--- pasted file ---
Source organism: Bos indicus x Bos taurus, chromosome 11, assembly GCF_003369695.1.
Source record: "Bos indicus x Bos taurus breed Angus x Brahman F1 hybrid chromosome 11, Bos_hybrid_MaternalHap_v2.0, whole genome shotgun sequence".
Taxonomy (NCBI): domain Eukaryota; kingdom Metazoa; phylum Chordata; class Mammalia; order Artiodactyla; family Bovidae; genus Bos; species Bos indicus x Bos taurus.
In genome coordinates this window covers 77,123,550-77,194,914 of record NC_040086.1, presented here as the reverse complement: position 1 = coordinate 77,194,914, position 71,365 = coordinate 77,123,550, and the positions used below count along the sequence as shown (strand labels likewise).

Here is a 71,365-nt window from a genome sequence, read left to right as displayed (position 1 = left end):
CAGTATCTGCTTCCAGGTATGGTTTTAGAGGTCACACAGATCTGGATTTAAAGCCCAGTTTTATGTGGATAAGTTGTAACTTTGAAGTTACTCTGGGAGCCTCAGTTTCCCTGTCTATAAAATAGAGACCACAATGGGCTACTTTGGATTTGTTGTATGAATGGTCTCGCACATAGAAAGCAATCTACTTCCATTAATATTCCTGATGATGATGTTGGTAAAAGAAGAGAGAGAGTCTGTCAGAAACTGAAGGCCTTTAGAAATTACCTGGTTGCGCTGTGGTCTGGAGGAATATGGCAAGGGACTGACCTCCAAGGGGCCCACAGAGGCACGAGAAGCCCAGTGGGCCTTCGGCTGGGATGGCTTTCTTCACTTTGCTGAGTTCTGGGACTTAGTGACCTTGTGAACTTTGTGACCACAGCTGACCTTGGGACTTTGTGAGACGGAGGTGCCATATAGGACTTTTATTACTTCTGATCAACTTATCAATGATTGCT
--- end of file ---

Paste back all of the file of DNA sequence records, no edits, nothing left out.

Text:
Source organism: Bos indicus x Bos taurus, chromosome 11, assembly GCF_003369695.1.
Source record: "Bos indicus x Bos taurus breed Angus x Brahman F1 hybrid chromosome 11, Bos_hybrid_MaternalHap_v2.0, whole genome shotgun sequence".
Taxonomy (NCBI): domain Eukaryota; kingdom Metazoa; phylum Chordata; class Mammalia; order Artiodactyla; family Bovidae; genus Bos; species Bos indicus x Bos taurus.
In genome coordinates this window covers 77,123,550-77,194,914 of record NC_040086.1, presented here as the reverse complement: position 1 = coordinate 77,194,914, position 71,365 = coordinate 77,123,550, and the positions used below count along the sequence as shown (strand labels likewise).

Here is a 71,365-nt window from a genome sequence, read left to right as displayed (position 1 = left end):
CAGTATCTGCTTCCAGGTATGGTTTTAGAGGTCACACAGATCTGGATTTAAAGCCCAGTTTTATGTGGATAAGTTGTAACTTTGAAGTTACTCTGGGAGCCTCAGTTTCCCTGTCTATAAAATAGAGACCACAATGGGCTACTTTGGATTTGTTGTATGAATGGTCTCGCACATAGAAAGCAATCTACTTCCATTAATATTCCTGATGATGATGTTGGTAAAAGAAGAGAGAGAGTCTGTCAGAAACTGAAGGCCTTTAGAAATTACCTGGTTGCGCTGTGGTCTGGAGGAATATGGCAAGGGACTGACCTCCAAGGGGCCCACAGAGGCACGAGAAGCCCAGTGGGCCTTCGGCTGGGATGGCTTTCTTCACTTTGCTGAGTTCTGGGACTTAGTGACCTTGTGAACTTTGTGACCACAGCTGACCTTGGGACTTTGTGAGACGGAGGTGCCATATAGGACTTTTATTACTTCTGATCAACTTATCAATGATTGCT